Food Security & AgTech
- The National Observer profiled Isha Datar, the Edmonton-based Executive Director of New Harvest, a donor-funded American non-profit that connects and funds researchers working in cellular agriculture. The organization recently raised $1.3 million at a conference in New York and has embarked on a campaign to raise $18.5 million more.
- Faaiza Ramji spoke to Canadian Business about the birth of Field Notes, her Alberta-based spirits company, whose first product is a pea-derived liqueur called Don’t Call Me Sweet Pea. “Now that we’ve got the liqueur on the shelf, we want to go after some investment to see how we can scale,” sheApplications close Aug. 26 for the THRIVE Global Impact Challenge, which invites startups at the seed to Series A stage to pitch solutions related to soil health and biodiversity, increasing food security, or reducing and offsetting emissions.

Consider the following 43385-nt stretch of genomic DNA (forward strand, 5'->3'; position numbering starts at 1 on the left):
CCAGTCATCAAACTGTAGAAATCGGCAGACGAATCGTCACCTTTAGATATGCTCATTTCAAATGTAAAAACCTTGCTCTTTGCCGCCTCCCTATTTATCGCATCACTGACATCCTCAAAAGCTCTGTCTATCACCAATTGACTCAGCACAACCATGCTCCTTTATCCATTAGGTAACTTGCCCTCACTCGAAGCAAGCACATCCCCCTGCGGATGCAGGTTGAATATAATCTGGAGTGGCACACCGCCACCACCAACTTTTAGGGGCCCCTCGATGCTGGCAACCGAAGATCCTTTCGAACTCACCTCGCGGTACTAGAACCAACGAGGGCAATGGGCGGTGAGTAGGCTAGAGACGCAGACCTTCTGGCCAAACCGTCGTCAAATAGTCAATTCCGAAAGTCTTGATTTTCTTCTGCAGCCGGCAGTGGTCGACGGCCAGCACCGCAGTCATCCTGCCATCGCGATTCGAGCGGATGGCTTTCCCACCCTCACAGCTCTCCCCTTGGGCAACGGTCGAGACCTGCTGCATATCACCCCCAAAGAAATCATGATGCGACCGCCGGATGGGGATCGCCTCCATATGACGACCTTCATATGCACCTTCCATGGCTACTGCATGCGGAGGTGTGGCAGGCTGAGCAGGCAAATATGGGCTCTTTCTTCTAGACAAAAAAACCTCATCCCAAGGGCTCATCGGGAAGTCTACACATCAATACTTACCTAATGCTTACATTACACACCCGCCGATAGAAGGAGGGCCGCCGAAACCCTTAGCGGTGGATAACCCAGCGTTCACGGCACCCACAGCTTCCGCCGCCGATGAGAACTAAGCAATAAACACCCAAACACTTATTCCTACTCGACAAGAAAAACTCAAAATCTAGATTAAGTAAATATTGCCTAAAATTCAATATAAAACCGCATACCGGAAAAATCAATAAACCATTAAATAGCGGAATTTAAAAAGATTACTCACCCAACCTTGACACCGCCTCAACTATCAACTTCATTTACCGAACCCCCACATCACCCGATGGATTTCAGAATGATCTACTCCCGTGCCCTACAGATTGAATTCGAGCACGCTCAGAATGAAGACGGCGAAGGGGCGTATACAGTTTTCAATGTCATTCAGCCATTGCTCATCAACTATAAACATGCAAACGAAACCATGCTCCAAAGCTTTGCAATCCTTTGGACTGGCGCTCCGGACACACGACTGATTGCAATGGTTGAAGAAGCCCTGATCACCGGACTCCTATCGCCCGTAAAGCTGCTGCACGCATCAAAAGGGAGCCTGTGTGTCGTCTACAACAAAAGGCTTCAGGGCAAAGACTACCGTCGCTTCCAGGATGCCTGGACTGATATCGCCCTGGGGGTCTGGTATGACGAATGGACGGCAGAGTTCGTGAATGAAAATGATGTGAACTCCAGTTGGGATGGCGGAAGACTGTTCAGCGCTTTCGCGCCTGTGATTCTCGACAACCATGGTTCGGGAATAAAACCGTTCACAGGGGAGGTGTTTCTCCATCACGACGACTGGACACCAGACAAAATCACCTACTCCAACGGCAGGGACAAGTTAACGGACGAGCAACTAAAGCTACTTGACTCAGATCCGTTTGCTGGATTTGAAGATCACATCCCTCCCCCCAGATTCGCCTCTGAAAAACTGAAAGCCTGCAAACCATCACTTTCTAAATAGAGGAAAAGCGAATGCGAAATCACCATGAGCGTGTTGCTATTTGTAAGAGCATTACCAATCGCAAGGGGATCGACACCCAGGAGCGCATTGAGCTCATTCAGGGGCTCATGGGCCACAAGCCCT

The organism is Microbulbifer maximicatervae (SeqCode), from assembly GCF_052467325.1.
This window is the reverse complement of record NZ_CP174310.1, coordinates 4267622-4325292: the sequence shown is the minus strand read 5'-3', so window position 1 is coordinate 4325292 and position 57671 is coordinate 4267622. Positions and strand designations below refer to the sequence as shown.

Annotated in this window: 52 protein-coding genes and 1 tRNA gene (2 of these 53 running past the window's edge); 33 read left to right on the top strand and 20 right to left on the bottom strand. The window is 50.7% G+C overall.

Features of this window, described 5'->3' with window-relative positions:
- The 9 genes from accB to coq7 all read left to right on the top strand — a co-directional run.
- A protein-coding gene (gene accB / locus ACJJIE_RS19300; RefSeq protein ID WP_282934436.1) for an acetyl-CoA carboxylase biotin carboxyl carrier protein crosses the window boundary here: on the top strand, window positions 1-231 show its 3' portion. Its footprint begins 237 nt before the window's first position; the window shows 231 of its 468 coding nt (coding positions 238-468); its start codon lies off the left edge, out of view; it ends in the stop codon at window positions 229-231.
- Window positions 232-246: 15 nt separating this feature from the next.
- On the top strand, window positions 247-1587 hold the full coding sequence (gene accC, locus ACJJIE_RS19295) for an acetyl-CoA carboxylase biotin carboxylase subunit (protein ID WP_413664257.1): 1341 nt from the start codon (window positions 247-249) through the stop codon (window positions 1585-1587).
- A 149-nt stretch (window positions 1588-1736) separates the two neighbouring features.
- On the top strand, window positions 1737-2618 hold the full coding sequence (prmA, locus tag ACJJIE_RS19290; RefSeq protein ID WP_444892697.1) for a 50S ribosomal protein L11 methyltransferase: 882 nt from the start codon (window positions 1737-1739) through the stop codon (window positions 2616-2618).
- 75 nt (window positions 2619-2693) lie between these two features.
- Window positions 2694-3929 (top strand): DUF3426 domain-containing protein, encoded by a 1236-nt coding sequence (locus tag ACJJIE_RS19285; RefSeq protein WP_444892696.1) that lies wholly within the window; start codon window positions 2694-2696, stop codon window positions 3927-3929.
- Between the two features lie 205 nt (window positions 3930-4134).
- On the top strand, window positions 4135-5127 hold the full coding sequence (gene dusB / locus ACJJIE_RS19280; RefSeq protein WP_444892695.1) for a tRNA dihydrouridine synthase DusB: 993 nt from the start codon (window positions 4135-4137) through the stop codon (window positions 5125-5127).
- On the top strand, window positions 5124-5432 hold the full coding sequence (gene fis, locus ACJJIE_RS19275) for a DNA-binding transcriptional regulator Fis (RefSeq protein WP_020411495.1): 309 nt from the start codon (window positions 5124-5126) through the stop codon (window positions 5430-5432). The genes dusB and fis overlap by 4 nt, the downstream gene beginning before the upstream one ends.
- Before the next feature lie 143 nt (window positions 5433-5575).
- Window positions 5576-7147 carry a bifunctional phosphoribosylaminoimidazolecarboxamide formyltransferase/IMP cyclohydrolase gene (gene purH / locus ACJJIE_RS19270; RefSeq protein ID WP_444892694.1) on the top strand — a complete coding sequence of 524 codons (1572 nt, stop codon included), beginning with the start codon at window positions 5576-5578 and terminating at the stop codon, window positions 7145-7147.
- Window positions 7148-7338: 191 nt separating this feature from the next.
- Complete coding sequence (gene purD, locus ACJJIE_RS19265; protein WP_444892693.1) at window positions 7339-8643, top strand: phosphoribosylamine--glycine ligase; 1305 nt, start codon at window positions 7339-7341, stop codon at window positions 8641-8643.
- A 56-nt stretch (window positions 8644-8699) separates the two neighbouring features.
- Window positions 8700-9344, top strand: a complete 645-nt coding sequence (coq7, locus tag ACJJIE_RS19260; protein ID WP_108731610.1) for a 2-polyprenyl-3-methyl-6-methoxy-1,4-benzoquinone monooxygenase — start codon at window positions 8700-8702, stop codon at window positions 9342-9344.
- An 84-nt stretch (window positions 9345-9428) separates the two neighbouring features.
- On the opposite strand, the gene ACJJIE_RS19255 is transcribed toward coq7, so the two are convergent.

- Future Fields, a company that pivoted from growing meat in the lab to making the necessary growth factor, is seeing additional opportunities in recombinant protein for industries other than cellular agriculture. “We truly believe that industry has so much potential in terms of sustainability,” Co-Founder and COO Jalene Anderson-Baron told Episode 25 of Bloom. “But we also realized that our platform has incredible potential to do a lot more things.” The company isn’t ready to jump into pharmaceutical manufacturing, she said, but there is other low-hanging fruit to capture with its biomanufacturing platform, which uses fruit flies instead of energy-intensive bioreactors.
- The results of a collaborative project between Ceapro and University of Alberta researchers will be published in The Journal of Supercritical Fluids, the company announced. The peer-reviewed research is related to the use of an extract of brown algae as a delivery system.